well have been that in the end the TOAD, small and slithery as it was,
was not considered to be distinguished, dignified or stately enough
as should befit Royalty. And so a slow process of restyling began (2+3)
until much later the emblem (4) did no longer resemble the original
TOAD anymore and so its initial origin was soon forgotten. (*1). No
4 reminded some of a special lancehead or ARROWHEAD, which the French
had introduced as a modernized, more effective and efficient weapon
which, thanks to its two side leaves, inflicted more effective and deadlier
wounds. A fair example of how, throughout the ages, human progress always
invented better methods of mass destruction. But others thought that
the emblem had a more peaceful similarity with a flower, the FLEUR-DE-LIS
or LILY. And so this symbol of Royalty got known as the Bourbon or the
THE ROYAL HOUSE.
was succeeded by many French Kings who directly or indirectly could
claim to be descending from him, though the Royal House - that he had
founded - changed names several times. Originally the Merowings, then
the Karolings but when Hugo Capet ascended the French throne in 987
his direct descendants occupied it until 1792. Using the following family
names: House of Capet (987-1328), House of Valois (1328-1589) and House
of Bourbon (1589-1792 and 1815-1830). In 1792 the French Revolution
began and - as citoyen (citizen) Capet - King Louis XVI was beheaded.
Napoleon's Empire replaced the Republic and when he had been defeated
the Bourbons came back to the throne (1815) but it was not a great success
and in 1830 the family lost forever its seat and power.
the blue flag was covered (in heraldic terms "seme" or "powdered")
with an even pattern of many "Golden Toads" - as mentioned
- gradually altering into Arrowheads or Fleurs-de-Lis. But it was King
Charles V (1364-1380) who decided to simplify by reducing the number
to three only. Such to honor and worship the Holy Trinity. Three on
either a blue or a white field. And that is how the Fleur-de-Lis (or
Arrowhead) remained the symbol of French Royalty and of Royal France.
The Bourbon Family did not, however, only occupy the French throne but
- for some time, also those of Spain, Parma and Naples and these Bourbons
also used the emblem.
CHARTS AND COMPASS.
there have always been particularly so in the Mediterranean. Some of
them even ventured out of that sea via Gibraltar and braved the waves
of the Atlantic. Some from the Middle East sailed to England and loaded
tin in Cornwall. But they saw to it that they never lost sight of the
coasts. The general opinion was that the world was flat and that somewhere,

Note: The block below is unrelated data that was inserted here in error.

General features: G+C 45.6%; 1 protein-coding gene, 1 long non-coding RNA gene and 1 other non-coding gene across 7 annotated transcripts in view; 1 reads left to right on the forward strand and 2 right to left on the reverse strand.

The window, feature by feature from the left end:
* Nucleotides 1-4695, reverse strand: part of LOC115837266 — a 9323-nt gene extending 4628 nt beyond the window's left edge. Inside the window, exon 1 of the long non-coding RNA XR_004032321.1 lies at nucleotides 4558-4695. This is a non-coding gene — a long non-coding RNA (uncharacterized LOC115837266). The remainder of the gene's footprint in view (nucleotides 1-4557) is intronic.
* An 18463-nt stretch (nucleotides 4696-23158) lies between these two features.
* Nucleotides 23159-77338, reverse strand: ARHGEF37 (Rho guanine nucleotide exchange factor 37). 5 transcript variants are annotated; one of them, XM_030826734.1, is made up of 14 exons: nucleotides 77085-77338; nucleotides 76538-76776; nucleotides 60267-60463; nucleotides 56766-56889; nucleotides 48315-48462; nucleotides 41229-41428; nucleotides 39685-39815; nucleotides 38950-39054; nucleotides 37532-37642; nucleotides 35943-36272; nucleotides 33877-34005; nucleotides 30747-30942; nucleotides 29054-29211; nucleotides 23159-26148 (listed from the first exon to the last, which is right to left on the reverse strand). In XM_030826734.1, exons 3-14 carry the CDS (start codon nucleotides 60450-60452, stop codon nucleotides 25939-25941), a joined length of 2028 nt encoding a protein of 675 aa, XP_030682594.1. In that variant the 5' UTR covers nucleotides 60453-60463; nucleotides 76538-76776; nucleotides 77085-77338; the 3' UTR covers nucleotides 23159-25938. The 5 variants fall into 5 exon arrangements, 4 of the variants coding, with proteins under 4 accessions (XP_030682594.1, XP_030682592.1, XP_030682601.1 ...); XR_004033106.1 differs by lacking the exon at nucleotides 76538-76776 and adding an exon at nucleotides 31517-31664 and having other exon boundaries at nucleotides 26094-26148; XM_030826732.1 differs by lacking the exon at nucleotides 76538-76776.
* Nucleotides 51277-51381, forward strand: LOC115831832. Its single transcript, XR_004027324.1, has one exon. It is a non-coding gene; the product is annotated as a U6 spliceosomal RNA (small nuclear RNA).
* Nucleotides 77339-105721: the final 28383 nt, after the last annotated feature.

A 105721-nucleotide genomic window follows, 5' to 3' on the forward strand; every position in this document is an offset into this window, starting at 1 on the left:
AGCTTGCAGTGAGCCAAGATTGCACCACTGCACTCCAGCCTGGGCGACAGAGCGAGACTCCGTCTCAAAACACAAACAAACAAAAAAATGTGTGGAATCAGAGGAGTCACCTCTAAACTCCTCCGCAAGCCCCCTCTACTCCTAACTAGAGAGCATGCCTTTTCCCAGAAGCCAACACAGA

far from the beaches, there was an edge and the water cascaded. After
well into the Middle Ages the Church also taught the world was flat
with Jerusalem as its center. But gradually Humanity became aware of
the fact that, contrary to what the Church taught, the world was not
flat but in reality was a globe. An idea which met a lot of resistance
from more conservative circles. In addition the Europeans discovered
and developed the compass - or as some say - took it over from the -
to them - still very distant and mysterious Chinese. Also the art of
producing sea charts was discovered.
These discoveries enabled Portuguese seamen, led by Prince Henry the
Sailor, to sail the Atlantic and they also enabled Columbus to cross
the Atlantic in his search for a new approach to the far away Indies.
He expected that by sailing westwards he would approach the Indies from
the east. Consequently, when he discovered the islands in the Caribbean
he thought he was in the eastern part of the Philippines and Indonesia
and he named the inhabitants the " Indians", And consequently
the original inhabitants of the Americas are still known as the "Red
Thereafter compasses and sea charts were in great demand and the science
of topography developed. Originally the manufacturers of both were found
in the Mediterranean ports. One of them was Flavio Gioja of Naples/Italy.
Baden-Powell, in the American scouting magazine "BOY'S LIFE"
of July 1924 wrote:
"In the Middle Ages, Charles (of Bourbon), King of Naples, being
a Frenchman, had the Fleur-de-Lis as his crest. It was in his reign
that Flavio Cioja, the navigator, made the mariners' compass into a
practical and reliable instrument. His compass card had the initial
letters of North, South, East and West upon it. In Italian the North
was "Tramontano". So he put a capital T to mark the North
point, but in compliment to the King he made a combination of the letter
T with the King's Fleur-de-Lis crest. From that time the North point
has been universally shown on the maps, charts and compass cards by
Originally the Portuguese, the Italians and the Spaniards were the discoverers
and explorers of the "new worlds" but later - England and
the Netherlands took over and became the big, important seagoing nations
and traders, a process which led to many conflicts with Spain and Portugal.
They also produced increasingly better charts and compasses. They indicated
the North with an, often artistic N for North or Noord (Dutch) which
sometimes seemed to resemble the Fleur-de-Lis. But it was certainly
never their intention to in anyway honor the French Royalty. On the